It was at this point that she wrote her first TV scripts. They included RTÉ’s restaurant drama Raw and the recently revived play Girls and Dolls. From there, she turned her hand to episodes of The White Queen, Being Human and Indian Summers.
In 2013, Channel 4 premiered her own series, London Irish. Set in the capital, the show about a group of Irish twenty-somethings divided opinions. By contrast, Derry Girls, which she dreamt up when she was pregnant with her first child by writer/actor Tobias Beer, won rapturous reviews. It became Channel 4’s biggest comedy launch since Max and Paddy’s Road to Nowhere in 2004; the series now airs on Netflix in the US, where it has attracted a cult following.
Loosely based on McGee’s childhood at a Derry convent school, in between the gags and the set-ups, the series highlighted the ubiquity of the Troubles in everyday life and, by extension, its normalcy.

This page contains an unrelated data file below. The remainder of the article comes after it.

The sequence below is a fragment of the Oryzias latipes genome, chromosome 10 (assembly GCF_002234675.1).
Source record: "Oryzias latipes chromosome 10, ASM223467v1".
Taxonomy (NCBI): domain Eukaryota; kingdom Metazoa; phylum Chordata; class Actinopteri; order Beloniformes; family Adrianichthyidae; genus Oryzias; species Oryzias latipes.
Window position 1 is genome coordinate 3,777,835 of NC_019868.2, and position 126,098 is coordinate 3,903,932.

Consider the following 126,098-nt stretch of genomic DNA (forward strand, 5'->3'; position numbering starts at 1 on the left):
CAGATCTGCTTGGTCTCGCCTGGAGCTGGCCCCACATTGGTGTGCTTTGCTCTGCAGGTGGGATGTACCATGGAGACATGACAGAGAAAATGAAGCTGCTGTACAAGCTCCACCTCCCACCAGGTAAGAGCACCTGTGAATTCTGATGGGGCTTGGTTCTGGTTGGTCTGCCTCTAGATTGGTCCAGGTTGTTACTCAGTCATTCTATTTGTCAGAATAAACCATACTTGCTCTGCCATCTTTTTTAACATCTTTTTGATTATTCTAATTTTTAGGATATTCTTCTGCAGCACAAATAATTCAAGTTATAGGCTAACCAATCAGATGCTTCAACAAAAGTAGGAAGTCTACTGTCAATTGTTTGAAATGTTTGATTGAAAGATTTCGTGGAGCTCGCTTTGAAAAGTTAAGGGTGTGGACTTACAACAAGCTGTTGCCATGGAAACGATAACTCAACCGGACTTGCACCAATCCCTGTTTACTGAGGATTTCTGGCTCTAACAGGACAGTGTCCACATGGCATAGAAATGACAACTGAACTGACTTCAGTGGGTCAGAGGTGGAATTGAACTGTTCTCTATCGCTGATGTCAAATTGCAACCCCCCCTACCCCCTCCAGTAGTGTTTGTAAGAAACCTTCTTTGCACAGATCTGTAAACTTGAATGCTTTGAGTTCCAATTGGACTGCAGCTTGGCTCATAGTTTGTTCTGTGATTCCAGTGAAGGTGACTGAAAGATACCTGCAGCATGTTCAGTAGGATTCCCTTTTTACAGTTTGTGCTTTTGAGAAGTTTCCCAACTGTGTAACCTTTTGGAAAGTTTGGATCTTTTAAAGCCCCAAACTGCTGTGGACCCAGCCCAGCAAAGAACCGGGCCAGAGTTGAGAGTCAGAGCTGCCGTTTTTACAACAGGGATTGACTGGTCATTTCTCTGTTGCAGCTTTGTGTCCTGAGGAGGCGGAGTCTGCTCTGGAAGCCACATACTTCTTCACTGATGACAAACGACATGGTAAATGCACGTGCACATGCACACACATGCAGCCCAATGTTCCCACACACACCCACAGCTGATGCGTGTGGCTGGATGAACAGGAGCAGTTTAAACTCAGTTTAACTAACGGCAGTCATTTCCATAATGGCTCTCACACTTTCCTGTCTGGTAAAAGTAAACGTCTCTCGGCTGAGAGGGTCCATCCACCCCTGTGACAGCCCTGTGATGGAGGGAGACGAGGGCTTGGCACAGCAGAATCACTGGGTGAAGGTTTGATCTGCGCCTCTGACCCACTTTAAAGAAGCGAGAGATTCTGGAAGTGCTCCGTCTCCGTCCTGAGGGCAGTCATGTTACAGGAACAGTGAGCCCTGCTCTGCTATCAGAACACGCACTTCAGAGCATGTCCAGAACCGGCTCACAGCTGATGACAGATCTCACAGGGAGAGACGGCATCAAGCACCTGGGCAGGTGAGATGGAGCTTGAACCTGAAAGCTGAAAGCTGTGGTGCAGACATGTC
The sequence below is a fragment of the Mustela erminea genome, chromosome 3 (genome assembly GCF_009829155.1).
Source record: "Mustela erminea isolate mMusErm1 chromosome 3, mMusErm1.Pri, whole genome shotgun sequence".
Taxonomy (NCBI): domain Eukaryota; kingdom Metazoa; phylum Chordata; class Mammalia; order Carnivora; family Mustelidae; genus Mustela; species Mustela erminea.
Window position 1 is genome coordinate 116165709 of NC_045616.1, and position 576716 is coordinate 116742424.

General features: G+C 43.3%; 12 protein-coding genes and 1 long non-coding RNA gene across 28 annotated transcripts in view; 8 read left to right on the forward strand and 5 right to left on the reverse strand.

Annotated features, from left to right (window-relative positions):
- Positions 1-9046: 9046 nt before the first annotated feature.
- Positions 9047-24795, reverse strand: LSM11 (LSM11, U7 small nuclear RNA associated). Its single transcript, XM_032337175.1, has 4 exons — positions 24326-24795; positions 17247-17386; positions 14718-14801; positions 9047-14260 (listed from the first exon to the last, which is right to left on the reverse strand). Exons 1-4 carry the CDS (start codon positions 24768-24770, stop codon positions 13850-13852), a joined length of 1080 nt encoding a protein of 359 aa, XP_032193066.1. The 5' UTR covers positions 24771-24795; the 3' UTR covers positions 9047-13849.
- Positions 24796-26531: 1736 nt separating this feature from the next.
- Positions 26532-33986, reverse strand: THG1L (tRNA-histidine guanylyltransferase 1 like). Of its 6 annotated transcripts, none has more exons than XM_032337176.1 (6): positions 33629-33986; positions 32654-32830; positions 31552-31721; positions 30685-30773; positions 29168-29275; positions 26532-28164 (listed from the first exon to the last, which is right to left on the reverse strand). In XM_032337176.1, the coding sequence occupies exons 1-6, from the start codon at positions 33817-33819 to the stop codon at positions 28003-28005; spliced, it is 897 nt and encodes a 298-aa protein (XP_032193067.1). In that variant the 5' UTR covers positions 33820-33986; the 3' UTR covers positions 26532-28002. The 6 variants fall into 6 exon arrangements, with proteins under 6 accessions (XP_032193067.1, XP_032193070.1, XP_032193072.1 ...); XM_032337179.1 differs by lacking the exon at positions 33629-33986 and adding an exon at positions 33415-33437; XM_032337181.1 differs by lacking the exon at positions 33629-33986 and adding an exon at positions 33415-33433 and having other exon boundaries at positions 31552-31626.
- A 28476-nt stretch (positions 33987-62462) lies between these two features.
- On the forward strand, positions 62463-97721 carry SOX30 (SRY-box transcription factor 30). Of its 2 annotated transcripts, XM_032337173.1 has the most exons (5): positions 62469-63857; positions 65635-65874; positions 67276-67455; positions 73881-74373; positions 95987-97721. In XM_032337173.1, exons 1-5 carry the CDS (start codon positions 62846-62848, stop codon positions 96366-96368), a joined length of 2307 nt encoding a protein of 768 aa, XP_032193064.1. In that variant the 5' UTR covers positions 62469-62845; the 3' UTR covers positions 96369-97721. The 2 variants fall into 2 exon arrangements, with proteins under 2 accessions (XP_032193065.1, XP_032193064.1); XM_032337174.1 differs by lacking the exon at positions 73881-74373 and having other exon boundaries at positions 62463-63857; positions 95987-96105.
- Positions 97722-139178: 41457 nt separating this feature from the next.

Of course, Northern Ireland of yore wasn’t all IRA bombs and angry men on TV, it was also aunts trying to get to the hair salon on time despite bomb scares and pupils having the hots for the soldiers doing checks on the school bus.
While the last season felt like a self-contained six-parter, its continuation sees the gang back together, and trying to chase boys (and girls) and causing headaches for their parents and teachers.
This time, the backdrop of the Troubles has evolved from tragic conflict to a desire for peace – even if the girls’ version is desire for “a piece of fine Protestant arse”, as Michelle, the bolshie one, puts it.
“This year, I felt less worried about the jokes I was making because, last year, nobody batted an eyelid at things I thought were pushing it, such as the Orange Order episode,” says McGee. “This year, there’s an equivalent Protestant gang of boys going through a similar time as the girls, so I could explore and not worry too much – because both sides of the community got it, and that made me feel a bit more confident.”